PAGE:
Prerequisites for Coaching?
I bumped into a colleague last week. “I’ve been getting your emails,” she said. “And I’ve been thinking that I need to call you. But it seems like I’d need to be really clear on what I want from coaching before I do. I’m not sure how I’d use a coach.”
If you’ve put off taking action because you’re not sure what action to take, let me share a simple truth: coaching is great for people who don’t know what they want.
To get results from coaching, you need to be ready to make a change and committed to doing the work it takes to get there. But you don’t have to be crystal clear on where “there” is before you call me. Defining the change you want to make is part of the work we’ll do together. In fact, it’s a crucial first step I take with all of my clients.
If you have a sense that something in your life or work needs to change and you’re ready to make the shift, don’t struggle with it alone. Contact me today. Together, we’ll define what success means for you and make it happen.
Tending Our Trolls
I have a handful of trolls I’ve cultivated over the years. They distract me with their pessimism, remind me of my failures, and assure me that this is the best it will ever be so I may as well lie down and give up now. You may call yours something else – inner critics, gremlins, negative self talk, frenemies. Whatever their name, they can be rotten and persistent companions. And if yours are anything like mine, they have a tendency to appear whenever you set about making a change.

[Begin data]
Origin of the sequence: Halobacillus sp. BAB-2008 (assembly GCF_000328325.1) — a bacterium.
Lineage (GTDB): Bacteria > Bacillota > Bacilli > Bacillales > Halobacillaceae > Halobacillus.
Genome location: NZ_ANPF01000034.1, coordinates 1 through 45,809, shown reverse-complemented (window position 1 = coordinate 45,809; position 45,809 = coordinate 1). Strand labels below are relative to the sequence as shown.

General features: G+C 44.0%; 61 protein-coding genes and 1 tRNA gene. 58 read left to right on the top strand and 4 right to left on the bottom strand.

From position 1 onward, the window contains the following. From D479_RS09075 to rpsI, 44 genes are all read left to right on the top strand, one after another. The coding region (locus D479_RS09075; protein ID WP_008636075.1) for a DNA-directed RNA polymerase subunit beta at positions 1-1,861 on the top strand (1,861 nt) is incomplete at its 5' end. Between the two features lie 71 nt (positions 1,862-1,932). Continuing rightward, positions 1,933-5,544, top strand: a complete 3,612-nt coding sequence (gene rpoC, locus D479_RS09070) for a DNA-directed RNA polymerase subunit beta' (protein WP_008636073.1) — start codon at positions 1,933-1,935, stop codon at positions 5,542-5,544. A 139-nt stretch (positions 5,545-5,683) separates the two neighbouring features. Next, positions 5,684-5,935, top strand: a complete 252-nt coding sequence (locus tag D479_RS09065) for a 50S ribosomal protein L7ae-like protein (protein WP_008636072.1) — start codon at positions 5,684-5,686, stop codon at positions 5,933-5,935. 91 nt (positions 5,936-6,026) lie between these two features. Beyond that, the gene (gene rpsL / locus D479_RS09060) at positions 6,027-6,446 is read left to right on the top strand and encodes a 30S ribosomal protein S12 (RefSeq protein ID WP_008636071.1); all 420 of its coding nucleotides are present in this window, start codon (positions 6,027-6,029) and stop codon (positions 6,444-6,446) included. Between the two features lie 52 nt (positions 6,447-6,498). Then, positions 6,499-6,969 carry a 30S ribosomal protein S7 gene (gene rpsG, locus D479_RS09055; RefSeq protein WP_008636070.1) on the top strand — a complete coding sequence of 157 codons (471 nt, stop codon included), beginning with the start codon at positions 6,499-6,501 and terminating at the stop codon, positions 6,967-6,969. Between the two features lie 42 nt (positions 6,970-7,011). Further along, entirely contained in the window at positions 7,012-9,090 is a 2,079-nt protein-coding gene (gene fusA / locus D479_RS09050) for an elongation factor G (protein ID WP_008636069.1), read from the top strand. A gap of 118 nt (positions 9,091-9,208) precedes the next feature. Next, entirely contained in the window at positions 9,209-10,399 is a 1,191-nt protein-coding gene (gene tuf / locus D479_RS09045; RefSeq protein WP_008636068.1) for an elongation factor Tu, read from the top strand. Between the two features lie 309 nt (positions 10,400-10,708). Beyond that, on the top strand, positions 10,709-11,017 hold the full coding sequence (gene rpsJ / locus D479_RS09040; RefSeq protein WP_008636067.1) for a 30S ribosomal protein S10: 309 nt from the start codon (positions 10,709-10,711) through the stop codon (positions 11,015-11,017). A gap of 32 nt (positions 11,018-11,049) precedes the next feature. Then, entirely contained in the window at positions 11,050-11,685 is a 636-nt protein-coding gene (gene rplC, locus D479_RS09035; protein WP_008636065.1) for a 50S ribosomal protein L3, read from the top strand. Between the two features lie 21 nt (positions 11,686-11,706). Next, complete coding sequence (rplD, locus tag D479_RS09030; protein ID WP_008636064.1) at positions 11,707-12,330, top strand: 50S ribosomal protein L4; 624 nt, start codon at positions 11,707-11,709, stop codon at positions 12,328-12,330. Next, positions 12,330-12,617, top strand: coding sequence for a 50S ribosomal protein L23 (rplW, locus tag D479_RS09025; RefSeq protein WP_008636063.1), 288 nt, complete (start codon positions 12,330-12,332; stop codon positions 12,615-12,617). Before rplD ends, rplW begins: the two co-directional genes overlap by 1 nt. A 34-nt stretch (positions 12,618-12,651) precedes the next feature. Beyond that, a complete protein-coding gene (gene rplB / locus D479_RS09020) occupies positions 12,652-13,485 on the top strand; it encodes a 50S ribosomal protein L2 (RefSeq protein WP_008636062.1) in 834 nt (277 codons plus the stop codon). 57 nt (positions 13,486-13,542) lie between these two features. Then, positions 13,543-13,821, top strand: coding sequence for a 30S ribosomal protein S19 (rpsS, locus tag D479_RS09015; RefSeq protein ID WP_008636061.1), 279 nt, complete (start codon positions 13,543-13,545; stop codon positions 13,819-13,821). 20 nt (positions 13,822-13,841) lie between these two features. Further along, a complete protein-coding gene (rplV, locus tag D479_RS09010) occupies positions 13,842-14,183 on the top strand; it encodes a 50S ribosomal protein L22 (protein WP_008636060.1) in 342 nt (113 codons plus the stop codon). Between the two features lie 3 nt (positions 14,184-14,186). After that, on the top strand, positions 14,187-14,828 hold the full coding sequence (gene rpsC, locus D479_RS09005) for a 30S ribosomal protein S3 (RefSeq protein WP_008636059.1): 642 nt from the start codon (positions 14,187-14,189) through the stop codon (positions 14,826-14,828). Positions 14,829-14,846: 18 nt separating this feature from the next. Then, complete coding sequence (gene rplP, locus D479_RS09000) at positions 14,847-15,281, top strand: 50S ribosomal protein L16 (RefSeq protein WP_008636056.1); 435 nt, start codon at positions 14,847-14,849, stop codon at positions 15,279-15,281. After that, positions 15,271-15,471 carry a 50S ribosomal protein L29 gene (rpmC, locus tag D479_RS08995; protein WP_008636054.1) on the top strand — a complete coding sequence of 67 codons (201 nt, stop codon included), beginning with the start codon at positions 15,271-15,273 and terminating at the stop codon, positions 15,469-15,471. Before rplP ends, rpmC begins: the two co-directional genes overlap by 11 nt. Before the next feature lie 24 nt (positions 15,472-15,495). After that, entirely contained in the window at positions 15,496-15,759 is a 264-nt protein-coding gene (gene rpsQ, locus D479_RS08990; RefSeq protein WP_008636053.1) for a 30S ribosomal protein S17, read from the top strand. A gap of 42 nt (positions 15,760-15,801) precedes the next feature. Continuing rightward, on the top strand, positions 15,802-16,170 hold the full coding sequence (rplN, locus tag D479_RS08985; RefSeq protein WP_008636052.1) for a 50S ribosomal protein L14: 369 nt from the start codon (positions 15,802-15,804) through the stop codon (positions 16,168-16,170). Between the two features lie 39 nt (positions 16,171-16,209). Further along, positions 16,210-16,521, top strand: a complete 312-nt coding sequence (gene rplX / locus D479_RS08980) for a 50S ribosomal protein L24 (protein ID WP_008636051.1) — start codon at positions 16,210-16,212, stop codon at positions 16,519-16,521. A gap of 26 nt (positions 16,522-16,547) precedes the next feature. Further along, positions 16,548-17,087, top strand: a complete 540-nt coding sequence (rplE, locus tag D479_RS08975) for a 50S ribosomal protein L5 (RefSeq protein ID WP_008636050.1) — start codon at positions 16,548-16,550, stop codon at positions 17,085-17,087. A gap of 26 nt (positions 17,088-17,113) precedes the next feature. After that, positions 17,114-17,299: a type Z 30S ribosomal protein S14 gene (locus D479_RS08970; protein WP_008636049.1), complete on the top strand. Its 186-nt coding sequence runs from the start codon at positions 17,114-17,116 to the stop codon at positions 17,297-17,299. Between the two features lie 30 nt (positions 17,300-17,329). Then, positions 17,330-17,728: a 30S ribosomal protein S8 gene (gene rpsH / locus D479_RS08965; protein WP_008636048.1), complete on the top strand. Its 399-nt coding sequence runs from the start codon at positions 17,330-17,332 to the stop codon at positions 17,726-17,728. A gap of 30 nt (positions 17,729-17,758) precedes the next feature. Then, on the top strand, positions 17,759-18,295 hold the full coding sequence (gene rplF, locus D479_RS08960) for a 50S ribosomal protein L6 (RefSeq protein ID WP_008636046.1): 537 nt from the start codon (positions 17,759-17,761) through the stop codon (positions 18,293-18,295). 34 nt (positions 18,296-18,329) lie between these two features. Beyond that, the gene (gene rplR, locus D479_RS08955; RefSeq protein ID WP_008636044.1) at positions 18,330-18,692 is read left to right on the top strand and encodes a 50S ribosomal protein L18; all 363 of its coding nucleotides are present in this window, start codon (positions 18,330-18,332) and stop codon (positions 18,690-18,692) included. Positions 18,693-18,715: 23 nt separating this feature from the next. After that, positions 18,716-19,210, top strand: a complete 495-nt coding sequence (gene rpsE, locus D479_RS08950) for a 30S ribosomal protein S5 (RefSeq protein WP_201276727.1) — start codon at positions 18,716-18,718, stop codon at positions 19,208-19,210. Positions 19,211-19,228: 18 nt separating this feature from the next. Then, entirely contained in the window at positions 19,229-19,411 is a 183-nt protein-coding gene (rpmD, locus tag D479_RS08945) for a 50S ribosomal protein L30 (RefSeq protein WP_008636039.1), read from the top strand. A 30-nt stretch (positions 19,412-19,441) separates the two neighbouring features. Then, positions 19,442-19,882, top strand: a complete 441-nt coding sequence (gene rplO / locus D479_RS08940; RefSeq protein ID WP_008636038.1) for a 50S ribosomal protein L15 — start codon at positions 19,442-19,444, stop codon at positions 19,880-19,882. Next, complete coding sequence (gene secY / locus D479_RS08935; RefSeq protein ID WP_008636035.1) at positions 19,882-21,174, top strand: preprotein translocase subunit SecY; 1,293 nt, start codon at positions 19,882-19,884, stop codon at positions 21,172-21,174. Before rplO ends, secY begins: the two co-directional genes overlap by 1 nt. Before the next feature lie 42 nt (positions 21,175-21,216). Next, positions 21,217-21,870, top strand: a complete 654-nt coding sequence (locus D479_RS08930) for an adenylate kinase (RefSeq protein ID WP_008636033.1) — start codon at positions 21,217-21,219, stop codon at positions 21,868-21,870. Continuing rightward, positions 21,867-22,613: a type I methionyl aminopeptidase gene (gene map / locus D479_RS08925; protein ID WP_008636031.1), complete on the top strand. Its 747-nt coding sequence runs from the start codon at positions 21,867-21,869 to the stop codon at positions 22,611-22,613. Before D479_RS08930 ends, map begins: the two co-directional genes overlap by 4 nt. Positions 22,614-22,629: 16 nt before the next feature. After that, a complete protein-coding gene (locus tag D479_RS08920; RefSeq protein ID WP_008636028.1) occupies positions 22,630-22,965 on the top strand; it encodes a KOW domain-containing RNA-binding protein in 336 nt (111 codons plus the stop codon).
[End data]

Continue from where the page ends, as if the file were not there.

Triggered by my desire to grow my business, an old troll recently reappeared. “We’re doomed!” it cried over and over again. “We’ll never make it! What have you done?” It collapsed, weeping, on whatever surface was nearby, declaring every effort hopeless and announcing it was too exhausted to move.
Soon, I was exhausted by the effort of dealing with it. I tried stepping around it, and it shifted. I tried pushing past it, and it grew. I tried reasoning with it. I tried asking it what it had to teach me. It just shook its head sadly, slumped a little lower into a corner, and wept. Again.
Meanwhile, nothing was getting done. Rather than making phone calls or writing articles, I was slowly being taken over by this pathetic, useless troll and getting more frustrated with it and myself every moment. Why could I not kick it to the curb and get on with the work I love?
What do you need?
That’s when my coach asked me, “what do you need right now, Lisa?” Turns out my needs and the troll’s are in complete opposition. I need the energy I get from working with clients who need my help. The troll needs to worry and weep.
So I invited the troll to curl up on the couch. I gave it a blanket, a box of tissues and handed it the remote control. I patted its head, left a glass of water, went downstairs, and got to work.
It’s still there, engrossed in television shows about natural disasters and vacations gone wrong. And I’m here, talking to people who need what I have to offer. I’m calling this a win-win.
Bring your troll out into the sunlight
What troll is pestering you? Next time you hear a nagging, negative voice in the back of your head, don’t just bat it away. Acknowledge it. Call it out for what it is. Bring it out into the light. Trolls thrive in the dark – don’t let it keep living there.
Investigate. Is it speaking the truth? Or repeating old, false information that no longer serves you? Investigate it in whatever way is useful to you: journal about it, meditate, go for a walk, talk to your partner, or schedule a consultation with me and work it through during a coaching session.
Use your investigation to determine what this troll is doing here. Are its purposes in line with yours? Then find a way to meet your needs. Maybe the troll needs a vacation – send it on one. Maybe it needs to be called out as the rotten liar it is – do it. Maybe you both need a rest. You’re the only one who knows. And you’ll only find out when you and your troll get out into the sunshine.
I'm interested in what keeps us engaged in our work, the world, and each other.